The photo is by Anton Gorlenko

Barbican Apartment, UK, by Takero Shimakazi Architects

This apartment in the brutalist Barbican estate of London’s Shakespeare Tower has been revamped by Takero Shimakazi Architects in a nod to the client’s close ties to Japan.

Details such as checkered wood paneling and wooden joinery have been added throughout the apartment, which also features Japanese-inspired details including a tatami-lined area.

Read more about the Barbican apartment ›


Debaixo do Bloco Arquitetura
The photo is by Joana Franca

Concrete house, Brazil, by Debaixo do Bloco Arquitetura

Debaixo do Bloco’s design for this sculptural home in Brazil is divided into three sections to provide a clear distinction between the various programs.

Inside, the interior has a mid-century modern feel, with glossy wooden flooring and a PH glass table lamp by Danish designer Louis Poulsen decorating a side table.

Learn more about the concrete house ›


An office table and chairs inside the office
The photo is by Lorenzo Zandri

Smithson Tower Office, UK, by ConForm

The brutalist Smithson Tower in Mayfair is the location of this “simple” office designed by ConForm Architects. The studio divided the space into eight zones defined by the solid structural grid of the existing building and added low-level millwork.

The result is a design that softens austere office spaces and makes rooms more intimate.

Learn more about the Smithson Tower Desk ›


The Standard Hotel in London by Shawn Hausman Design
Photo courtesy of The Standard

The Standard London, UK, by Shawn Hausman

Designer Shawn Hausman created the colorful interior of The Standard hotel in London, located in a brutalist building, to contrast “the greyness of London”.

“I would say with this property we were a bit more colorful than usual, and I think part of that works in contrast to the brutalist building the hotel is in,” Hausman explained.

In the bathrooms, tiled walls in pink and black stripes and pops of pale mint green give the room a fun, playful feel.

Read more about The Standard London ›


The Preston Hollow by Specht Architects
The photo is by Casey Dunn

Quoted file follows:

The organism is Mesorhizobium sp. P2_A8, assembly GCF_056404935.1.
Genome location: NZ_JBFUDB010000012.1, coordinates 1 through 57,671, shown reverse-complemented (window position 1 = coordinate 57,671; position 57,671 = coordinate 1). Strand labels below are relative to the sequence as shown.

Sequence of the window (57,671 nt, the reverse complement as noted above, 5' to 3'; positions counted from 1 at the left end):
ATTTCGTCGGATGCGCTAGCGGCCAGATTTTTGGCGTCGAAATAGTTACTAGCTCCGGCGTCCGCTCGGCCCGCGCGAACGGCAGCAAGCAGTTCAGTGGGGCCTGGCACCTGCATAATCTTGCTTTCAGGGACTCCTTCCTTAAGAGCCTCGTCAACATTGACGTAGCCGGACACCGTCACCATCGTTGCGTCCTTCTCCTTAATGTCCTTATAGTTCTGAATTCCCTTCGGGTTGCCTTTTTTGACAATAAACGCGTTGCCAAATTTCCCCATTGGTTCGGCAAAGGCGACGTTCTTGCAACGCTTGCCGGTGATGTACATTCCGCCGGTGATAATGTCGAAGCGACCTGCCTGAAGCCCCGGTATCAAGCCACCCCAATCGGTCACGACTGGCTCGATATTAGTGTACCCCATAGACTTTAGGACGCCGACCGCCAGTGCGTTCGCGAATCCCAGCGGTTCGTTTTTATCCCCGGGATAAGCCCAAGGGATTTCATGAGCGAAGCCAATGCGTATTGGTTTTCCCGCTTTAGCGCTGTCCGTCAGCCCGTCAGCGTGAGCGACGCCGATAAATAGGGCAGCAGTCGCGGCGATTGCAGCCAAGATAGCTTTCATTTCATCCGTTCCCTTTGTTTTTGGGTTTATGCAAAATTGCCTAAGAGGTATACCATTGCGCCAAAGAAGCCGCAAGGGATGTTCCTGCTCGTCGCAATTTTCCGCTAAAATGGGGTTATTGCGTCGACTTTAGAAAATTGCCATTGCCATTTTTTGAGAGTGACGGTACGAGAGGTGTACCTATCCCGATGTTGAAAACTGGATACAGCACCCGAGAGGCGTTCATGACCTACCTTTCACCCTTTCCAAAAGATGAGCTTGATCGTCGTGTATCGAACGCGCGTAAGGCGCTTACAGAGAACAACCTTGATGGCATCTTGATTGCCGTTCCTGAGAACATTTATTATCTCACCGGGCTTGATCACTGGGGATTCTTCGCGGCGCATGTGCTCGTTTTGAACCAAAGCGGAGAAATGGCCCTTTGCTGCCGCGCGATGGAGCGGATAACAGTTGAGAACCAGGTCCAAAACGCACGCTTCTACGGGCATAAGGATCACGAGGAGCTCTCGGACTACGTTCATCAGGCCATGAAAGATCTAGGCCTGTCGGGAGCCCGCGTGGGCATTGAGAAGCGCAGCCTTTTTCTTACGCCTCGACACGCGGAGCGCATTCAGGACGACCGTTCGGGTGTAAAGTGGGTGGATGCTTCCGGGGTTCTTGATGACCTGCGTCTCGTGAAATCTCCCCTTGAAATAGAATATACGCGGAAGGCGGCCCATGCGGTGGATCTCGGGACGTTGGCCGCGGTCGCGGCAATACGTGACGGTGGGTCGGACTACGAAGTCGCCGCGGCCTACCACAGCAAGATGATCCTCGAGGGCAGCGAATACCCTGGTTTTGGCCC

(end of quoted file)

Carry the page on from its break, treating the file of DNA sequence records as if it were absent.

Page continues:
Preston Hollow, USA, by Specht Architects

The long, undulating concrete volumes of Preston Hollow in Dallas were designed to reference the brutalist Texas architecture of the 1950s and 1960s, but the house was built to wrap around the courtyards, creating a lively, open feel.

Inside the low-rise buildings, mid-century modern-style furniture nods to the house’s architectural references, but the interior is updated with the addition of modern art.

Read more about Preston Hollow ›


Barbican apartment designed by John Pawson
The photo is by Gilbert McCarragher

Barbican Apartment, UK, by John Pawson

British architect John Pawson created this apartment in London’s Barbican building using his signature minimalist aesthetic.

The flat, which overlooks central London and has a small concrete balcony, was left almost empty with just a few pieces of furniture and light wooden surfaces. Three works of art, a Buddha sculpture and a grandfather clock are the only decorative elements in the space.

Read more about the Barbican apartment ›

This is the latest in our lookbook series, which is visually inspired by the Dezeen archives. For more inspiration, check out previous lookbooks featuring granite kitchens, terrazzo restaurants and atriums that brighten up residential spaces.

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The 2023 ARCHITECT Architecture & Interiors Awards are open for applications https://myrumah.net/the-2023-architect-architecture-interiors-awards-are-open-for-applications/ Fri, 16 Sep 2022 16:57:42 +0000 https://myrumah.net/the-2023-architect-architecture-interiors-awards-are-open-for-applications/ ARCHITECT has opened the call for entries for its 2023 Architecture & Interiors Awards, recognizing outstanding and innovative projects in the fields of architecture and interior design. The winning entries for this year’s program will be published in the January/February 2023 issue of ARCHITECT with extensive online coverage. Any project carried out after July 2020 […]]]>